Prince compares record contracts to slavery – “don’t sign”

Lack of control over music's use is chief gripe

Prince has used a rare meeting with journalists to take a shot at the way the music industry works, comparing record contracts to “slavery”, and advising young artists not to sign.

The secretive musician expanded on previous copyright comments at a meeting with 10 journalists at his Paisley Park Studios in Minneapolis, according to NPR. Pictures and recording devices were banned from the gathering.

“Record contracts are just like – I’m gonna say the word – slavery,” Prince said, according to NPR. During a lawsuit against Warner Bros in 1993, Prince famously wrote the word ‘Slave’ on his face in protest against the major label.

In particular, he picked out streaming services, arguing that contracts with labels force artists to put their music onto the services regardless of their own wishes, and reiterating his feelings about the rates those services pay.

“Once we have our own resources, we can provide what we need for ourselves,” he said. “Jay-Z spent $100 million of his own money to build his own service [Tidal]. We have to show support for artists who are trying to own things for themselves.”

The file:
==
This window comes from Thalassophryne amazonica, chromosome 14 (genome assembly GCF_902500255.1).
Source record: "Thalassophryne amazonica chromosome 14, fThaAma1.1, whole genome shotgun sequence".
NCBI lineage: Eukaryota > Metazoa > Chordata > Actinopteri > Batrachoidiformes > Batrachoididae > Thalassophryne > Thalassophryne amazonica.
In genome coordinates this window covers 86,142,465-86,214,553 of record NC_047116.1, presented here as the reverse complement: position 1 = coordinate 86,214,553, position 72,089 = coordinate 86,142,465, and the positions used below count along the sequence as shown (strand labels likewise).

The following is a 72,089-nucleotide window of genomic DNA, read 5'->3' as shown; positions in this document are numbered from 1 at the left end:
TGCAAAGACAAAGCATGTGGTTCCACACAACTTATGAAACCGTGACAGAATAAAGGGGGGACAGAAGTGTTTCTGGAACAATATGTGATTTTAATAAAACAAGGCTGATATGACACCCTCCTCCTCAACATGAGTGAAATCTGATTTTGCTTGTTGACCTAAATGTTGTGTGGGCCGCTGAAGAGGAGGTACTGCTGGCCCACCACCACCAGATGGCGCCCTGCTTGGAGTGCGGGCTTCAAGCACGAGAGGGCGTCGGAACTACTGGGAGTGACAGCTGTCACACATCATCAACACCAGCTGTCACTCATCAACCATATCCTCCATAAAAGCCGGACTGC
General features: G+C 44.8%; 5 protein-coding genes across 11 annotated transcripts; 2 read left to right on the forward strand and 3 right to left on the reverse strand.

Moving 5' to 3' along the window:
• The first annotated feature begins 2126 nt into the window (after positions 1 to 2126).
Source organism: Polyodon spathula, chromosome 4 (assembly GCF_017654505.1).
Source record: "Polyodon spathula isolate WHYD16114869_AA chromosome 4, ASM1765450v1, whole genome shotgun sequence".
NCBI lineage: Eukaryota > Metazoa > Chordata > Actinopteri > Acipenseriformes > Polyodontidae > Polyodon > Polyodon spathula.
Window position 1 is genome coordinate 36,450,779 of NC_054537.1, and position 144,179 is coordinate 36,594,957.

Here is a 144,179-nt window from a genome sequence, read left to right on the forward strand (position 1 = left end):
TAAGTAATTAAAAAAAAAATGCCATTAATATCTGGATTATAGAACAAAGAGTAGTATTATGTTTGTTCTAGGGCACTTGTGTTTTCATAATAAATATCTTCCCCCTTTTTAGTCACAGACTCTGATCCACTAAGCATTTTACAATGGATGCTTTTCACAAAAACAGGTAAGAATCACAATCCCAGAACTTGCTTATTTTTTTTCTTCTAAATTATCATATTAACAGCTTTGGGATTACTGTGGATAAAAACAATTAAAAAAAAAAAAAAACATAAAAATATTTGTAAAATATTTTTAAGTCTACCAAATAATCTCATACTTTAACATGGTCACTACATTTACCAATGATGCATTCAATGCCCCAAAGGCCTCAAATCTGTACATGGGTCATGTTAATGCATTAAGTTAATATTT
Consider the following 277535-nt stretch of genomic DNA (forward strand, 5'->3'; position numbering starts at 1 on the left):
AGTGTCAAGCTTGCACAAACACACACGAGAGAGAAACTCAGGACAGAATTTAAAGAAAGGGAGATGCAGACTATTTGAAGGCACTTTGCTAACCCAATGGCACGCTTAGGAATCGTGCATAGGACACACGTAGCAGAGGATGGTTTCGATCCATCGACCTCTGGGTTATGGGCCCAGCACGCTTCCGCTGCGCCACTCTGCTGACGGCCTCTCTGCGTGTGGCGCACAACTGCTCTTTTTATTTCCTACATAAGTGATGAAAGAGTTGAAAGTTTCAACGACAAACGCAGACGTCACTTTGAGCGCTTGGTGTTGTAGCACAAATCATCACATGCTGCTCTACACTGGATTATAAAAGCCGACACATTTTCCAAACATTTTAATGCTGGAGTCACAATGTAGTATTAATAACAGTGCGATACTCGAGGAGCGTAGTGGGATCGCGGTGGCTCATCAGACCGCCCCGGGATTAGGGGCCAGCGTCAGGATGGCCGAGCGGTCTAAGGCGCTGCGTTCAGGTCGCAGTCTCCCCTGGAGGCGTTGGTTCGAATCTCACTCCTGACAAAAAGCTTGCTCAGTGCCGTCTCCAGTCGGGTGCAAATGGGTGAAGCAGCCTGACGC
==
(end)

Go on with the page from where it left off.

He went on to criticise Clear Channel, a major force in the American radio industry, for homogenising music, and emphasised the importance of both control of revenue and freedom for artists to choose who to collaborate with.

Prince spoke in part to promote the release of his new album ‘HITNRUN’ via Jay Z’s streaming service Tidal, but also expanded on the stance that saw him withdraw all his music from every other streaming site earlier this year. While he later released new single ‘Stare’ to Spotify, the remainder of his content is still absent from all music streaming services bar Tidal.

Last year, Prince filed copyright complaints against 22 online users, including several who shared links to bootlegged Prince concerts through social media.

‘HITNRUN’ is scheduled for release on September 7.